Big Drinks and the Nanny State
Yes, I am deeply afraid of how easily a War on Obesity can segue into a War on the Obese. Yet I actually see a focus on food itself as a less harmful way to channel anti-obesity fervor. In the 1980s and since, I've actually read fat-phobics suggesting that companies fine employees above insurance-chart weights unless those people participate in a weight-loss program. In comparison to that, rules about food itself, which affect everyone instead of singling out "the obese," are quite egalitarian. It would only be a specifically anti-fat-person action if the stereotypes were all true and fat people guzzled thousands of calories per day in soda while those who meet insurance-chart limits drank sugary sodas in moderation if at all.
Yes, it's the nanny state. I accepted the goodness of a limited nanny state concerning car-seatbelt and motorcycle-helmet laws; a more recent example is the ban on texting or cell phones while driving, which I wish went even further. I acceded to the determination of NYC to be an excessive nanny city when it banned smoking in any public space. The main difference is that no one suffers from head-on collisions due to fat or second-hand environmental fat, and yes, that is a major, major difference. Yet the inconvenience and oppression of the no-smoking rule seems to me much more than those of the no-big-sugary-drinks rule.
Yes, the national government could just stop the corn subsidies, and then the market would make huge sugary (actually high-fructose corn syrupy) drinks much less appealing. Maybe it actually will. But a city can't do that; and I personally think that standing up to agribusiness will be more likely if laws like this show dissatisfaction with how all the cheap corn is being used.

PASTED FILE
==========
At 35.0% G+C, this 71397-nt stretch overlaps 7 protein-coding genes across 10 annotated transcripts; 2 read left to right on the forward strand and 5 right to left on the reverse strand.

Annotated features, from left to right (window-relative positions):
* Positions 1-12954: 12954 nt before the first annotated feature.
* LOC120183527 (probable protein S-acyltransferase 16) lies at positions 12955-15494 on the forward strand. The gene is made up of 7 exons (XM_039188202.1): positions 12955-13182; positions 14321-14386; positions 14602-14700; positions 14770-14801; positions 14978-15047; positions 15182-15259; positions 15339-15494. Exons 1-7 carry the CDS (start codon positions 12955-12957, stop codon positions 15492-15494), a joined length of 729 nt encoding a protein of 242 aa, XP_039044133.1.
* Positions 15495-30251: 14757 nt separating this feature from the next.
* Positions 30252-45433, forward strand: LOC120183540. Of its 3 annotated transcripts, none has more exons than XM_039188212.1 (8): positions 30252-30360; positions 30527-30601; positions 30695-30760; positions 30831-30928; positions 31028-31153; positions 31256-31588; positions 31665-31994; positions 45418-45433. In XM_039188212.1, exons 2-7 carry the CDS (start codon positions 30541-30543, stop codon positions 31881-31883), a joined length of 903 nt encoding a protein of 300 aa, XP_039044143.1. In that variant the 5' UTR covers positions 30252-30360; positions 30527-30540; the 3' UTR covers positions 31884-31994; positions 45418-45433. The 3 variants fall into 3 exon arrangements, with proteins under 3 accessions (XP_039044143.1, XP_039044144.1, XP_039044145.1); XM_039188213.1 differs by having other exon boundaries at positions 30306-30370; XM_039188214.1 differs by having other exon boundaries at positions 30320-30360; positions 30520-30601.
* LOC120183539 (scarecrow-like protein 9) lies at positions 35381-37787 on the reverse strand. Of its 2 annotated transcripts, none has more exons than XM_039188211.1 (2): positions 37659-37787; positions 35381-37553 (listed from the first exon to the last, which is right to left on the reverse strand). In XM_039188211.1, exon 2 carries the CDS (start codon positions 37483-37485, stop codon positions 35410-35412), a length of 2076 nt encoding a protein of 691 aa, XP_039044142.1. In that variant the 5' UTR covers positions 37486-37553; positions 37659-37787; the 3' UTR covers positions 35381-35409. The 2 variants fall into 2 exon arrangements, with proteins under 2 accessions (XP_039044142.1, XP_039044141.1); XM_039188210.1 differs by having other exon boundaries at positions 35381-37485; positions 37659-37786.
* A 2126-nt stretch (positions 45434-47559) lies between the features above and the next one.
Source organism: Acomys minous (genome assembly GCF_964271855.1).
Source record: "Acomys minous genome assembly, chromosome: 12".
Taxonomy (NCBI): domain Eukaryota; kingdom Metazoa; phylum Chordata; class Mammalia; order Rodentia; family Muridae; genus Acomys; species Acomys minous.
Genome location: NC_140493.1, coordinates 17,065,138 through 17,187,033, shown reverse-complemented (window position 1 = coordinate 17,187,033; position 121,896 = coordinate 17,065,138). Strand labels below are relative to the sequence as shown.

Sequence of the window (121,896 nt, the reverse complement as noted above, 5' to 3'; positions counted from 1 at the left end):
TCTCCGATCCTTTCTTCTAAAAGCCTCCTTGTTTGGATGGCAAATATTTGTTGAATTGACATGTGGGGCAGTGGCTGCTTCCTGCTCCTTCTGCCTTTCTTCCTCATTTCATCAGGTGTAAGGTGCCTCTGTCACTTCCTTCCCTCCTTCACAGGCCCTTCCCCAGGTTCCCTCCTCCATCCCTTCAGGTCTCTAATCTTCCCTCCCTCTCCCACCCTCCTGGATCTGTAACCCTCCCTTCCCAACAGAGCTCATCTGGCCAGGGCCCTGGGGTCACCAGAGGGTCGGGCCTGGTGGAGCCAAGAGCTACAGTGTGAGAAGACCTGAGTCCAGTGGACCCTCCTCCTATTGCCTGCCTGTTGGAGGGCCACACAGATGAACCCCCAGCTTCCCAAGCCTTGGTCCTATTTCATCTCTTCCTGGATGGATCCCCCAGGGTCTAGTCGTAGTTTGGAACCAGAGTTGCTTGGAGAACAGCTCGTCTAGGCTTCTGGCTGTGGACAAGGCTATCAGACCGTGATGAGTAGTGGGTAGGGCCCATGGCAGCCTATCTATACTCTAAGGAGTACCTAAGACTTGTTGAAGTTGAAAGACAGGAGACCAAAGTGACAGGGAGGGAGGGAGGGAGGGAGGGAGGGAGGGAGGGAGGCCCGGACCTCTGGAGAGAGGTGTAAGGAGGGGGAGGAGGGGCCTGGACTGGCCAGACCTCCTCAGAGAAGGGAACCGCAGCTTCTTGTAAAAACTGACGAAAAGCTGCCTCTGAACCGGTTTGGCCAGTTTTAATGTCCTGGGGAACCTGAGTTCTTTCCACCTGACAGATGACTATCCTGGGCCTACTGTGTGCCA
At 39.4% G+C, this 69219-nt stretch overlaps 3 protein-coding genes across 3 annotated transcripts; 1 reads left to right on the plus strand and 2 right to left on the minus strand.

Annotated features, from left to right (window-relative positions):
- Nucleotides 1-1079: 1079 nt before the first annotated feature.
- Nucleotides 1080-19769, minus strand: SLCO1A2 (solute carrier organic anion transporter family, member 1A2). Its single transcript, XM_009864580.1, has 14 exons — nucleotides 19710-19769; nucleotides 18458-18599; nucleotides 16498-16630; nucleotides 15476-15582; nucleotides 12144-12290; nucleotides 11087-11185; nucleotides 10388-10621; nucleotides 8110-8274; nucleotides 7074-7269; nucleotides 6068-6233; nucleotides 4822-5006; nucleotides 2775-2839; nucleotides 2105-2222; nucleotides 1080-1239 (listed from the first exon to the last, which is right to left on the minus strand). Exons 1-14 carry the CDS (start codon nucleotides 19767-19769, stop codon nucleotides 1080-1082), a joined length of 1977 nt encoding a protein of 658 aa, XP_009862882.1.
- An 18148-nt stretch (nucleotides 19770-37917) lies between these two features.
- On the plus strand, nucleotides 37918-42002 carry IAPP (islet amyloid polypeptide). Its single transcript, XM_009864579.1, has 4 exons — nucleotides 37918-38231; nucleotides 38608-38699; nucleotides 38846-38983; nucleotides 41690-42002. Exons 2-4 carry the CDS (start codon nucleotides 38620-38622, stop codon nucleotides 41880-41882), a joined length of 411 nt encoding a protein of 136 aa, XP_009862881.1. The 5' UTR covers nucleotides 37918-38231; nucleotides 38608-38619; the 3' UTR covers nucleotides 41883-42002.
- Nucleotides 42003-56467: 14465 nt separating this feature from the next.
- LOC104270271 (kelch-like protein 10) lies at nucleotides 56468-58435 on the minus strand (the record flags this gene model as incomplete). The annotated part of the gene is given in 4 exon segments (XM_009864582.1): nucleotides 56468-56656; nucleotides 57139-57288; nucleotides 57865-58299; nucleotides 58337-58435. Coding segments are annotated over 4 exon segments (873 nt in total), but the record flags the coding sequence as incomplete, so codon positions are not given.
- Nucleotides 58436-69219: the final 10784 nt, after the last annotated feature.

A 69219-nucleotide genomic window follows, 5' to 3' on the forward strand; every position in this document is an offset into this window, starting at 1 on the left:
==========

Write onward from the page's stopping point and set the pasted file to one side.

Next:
I do think that laws about food could go way too far, as in F. Paul Wilson's "Lipidleggin'." But I see any possible law regulating body size as too far, in a way I don't with laws about food packaging. At least since anti-monopoly laws, our country has accepted and even embraced the importance of legislation in providing protection from the more predatory aspects of business. And I have to say, I see the food industry right now as very predatory. To me, fat is not an enemy, but food companies that use our natural appetites and all the tools of science to sell us what we don't need--arguably, they are.
Discussion is encouraged, and I'm even open to persuasion concerning dangers I'm not seeing, but this is my view right now.
Status: soon to bed